Buick Reatta Model Overview

Buick Reatta Questions

Instrument Cluster Nothing On It Works

Does instrument cluster effect fuel system

19 views with 3 answers (last answer 4 weeks ago)

1989 Reatta, I Have No Bars Showing On The Fuel Gage Except Once In Awhile ...

One will display and sometimes two bars will show if I switch to 1/4 mode. I applied a ground to the bcm where the wire for the gastank unit connects and no response. I used a test light and checke...

25 views with 7 answers (last answer 2 months ago)

I Have A 1989 Reatta And The Ipc Is Completely Blank. Twice In Very Hot Wea...

I removed the dash and traced the entire dash harness for problems found some repair work had been done by jumping the harness bridge I repaired it but IPC still blank. No power going to the 110 con...

23 views with 3 answers (last answer 2 months ago)

I Would Like To Know How To Determine What Devices Are Controlled By The Qu...

I keep getting a "history" eo26 code telling me there's an electrical problem and it won't clear out. I understand it is in conjunction with the quad drivers in the ECM. I would like to isolate a de...

3 views with no answers yet

My 89' Buick Reatta, The Right Head Lamp When Turning The Lights Off, Won't...

22 views with 4 answers (last answer 3 months ago)

Older Buick Reatta

1989 Buick Reatta Overview
1989 Buick Reatta
90 pictures
1989 Buick Reatta reviews:
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1988 Buick Reatta Overview
1988 Buick Reatta
30 pictures

Buick Reatta Overview

The Buick Reatta should have been sportier than it turned out, and Buick's wavering on how to market this car may have been its death knell. The Reatta lasted from 1988 to 1991 and was originally intended to build upon Buick's resurging performance brands, such as the Regal Grand National and GNX. The Reatta was a sports coupe and convertible that was hand-built and came with signed certification from the assembly supervisors. As a result, not many were made -- only 21,751 overall. Of those, only 2,400 were convertibles, making this a very rare and unique car today.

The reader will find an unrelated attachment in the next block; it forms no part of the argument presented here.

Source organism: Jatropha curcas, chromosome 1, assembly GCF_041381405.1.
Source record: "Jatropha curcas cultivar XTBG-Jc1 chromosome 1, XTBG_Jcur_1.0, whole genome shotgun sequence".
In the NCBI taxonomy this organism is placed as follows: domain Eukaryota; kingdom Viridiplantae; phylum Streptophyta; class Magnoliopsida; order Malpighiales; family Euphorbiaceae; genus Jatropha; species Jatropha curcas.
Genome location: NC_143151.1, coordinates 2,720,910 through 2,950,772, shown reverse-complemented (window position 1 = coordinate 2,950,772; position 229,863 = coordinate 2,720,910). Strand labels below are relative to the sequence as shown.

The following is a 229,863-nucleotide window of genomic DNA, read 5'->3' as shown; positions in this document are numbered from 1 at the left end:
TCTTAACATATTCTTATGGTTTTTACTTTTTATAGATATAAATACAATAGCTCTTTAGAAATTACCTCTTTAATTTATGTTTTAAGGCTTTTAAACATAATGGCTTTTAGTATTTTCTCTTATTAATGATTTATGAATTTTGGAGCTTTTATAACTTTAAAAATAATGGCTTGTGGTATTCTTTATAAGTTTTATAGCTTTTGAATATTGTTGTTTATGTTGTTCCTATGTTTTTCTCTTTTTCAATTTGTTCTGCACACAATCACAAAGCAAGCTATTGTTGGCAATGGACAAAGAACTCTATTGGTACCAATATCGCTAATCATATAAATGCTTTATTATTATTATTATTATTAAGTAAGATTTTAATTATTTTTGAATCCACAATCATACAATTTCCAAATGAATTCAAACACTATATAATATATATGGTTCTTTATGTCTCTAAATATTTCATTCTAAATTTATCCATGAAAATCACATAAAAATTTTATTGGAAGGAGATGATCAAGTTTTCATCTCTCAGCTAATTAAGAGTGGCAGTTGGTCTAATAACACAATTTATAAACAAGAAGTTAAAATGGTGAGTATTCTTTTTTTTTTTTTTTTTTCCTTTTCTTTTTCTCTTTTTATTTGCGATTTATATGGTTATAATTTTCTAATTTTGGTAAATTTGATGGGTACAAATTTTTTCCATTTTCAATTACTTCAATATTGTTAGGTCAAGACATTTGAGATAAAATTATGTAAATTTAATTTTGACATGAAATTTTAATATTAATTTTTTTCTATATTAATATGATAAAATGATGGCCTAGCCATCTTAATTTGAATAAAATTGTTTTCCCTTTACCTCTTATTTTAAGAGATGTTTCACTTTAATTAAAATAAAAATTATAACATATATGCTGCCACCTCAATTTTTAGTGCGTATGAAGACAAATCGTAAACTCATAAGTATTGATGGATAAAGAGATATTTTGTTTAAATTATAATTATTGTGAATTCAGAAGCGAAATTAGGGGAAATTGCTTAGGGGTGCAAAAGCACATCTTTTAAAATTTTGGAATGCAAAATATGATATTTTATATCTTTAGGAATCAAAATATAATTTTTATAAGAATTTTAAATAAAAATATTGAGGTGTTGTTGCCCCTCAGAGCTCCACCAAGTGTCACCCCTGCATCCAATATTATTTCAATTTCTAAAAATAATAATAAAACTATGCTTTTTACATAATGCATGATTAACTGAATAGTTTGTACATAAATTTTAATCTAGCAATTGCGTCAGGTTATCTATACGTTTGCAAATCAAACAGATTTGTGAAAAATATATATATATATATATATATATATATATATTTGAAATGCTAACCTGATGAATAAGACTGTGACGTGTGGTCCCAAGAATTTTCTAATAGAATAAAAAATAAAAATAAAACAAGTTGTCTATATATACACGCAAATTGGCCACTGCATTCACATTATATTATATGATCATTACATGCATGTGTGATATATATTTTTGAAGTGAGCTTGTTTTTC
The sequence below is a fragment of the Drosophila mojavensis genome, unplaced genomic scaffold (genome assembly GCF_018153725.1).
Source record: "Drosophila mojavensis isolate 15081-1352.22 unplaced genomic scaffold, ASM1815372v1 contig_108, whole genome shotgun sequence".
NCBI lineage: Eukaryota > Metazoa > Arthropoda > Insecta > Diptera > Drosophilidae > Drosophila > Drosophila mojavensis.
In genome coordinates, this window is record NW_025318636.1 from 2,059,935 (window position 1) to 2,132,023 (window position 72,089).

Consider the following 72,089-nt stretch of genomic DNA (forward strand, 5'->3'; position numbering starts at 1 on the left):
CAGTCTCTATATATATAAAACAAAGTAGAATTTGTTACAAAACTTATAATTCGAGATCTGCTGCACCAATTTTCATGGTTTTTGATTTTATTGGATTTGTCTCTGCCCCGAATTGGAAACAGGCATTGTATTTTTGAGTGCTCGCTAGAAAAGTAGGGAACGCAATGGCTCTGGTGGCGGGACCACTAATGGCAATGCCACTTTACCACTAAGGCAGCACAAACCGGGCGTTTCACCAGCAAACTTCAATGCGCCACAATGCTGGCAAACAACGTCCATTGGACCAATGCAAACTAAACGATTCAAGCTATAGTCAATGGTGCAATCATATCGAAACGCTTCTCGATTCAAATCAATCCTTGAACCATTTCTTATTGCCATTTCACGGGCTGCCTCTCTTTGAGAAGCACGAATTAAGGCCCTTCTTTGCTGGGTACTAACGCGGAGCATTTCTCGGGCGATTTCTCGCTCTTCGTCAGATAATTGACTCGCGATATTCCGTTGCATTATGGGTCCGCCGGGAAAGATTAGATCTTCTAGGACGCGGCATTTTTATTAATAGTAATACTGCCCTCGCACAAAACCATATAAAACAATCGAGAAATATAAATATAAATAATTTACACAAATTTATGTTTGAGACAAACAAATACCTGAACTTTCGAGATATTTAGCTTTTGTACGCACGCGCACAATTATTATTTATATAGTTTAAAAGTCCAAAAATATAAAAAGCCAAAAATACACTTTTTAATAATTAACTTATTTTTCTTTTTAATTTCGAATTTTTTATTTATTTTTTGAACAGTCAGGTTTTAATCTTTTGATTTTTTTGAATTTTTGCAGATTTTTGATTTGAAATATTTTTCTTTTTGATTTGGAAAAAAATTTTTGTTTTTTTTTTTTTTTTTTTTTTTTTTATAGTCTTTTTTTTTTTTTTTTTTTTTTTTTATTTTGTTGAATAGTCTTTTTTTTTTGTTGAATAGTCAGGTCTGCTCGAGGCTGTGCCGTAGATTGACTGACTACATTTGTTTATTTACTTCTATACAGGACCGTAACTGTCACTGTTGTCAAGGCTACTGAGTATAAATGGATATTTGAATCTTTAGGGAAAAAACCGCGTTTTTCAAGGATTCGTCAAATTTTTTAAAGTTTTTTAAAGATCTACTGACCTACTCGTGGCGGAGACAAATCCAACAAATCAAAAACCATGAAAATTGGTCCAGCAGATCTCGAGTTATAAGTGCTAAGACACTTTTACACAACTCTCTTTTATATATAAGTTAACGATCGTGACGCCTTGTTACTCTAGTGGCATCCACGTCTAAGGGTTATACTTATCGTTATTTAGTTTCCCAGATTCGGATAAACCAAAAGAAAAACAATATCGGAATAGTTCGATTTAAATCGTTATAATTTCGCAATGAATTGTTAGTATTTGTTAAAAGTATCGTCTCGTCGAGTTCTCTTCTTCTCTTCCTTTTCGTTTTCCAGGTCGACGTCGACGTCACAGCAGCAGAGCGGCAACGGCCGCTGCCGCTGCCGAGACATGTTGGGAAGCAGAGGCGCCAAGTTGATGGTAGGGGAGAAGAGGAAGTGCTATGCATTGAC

Buick changed its branding strategy for the Reatta before release, deciding to aim it at a more conservative older audience, which were the traditional Buick customers at the time. It was built on a V platform, which was basically a shorter Rivieria. Though the Reatta housed GM's new 3800 V6, it only hit about 170-hp thanks to its front-wheel drive body, topping out at 125 mph.

The Reatta did feature an independent suspension and ABS brakes, to help improve overall performance, and the first two years of the coupe offered the techno-oriented touchscreen digital display. This computer housed controls for the radio and temperature, and it pointed out diagnostic problems as well. But perhaps because its target audience was an older demographic, this feature only lasted two years.

The Reatta lasted until 1991. It was Buick's most expensive car at the time, but couldn't really find a niche. Younger drivers attracted to its sporty convertible looks were disappointed with its lackluster performance, while older audiences who appreciated conservative performance may have been put off by its sporty looks. Whatever the reason, the Buick Reatta is a rare sight on the road today.

Buick Reatta Experts

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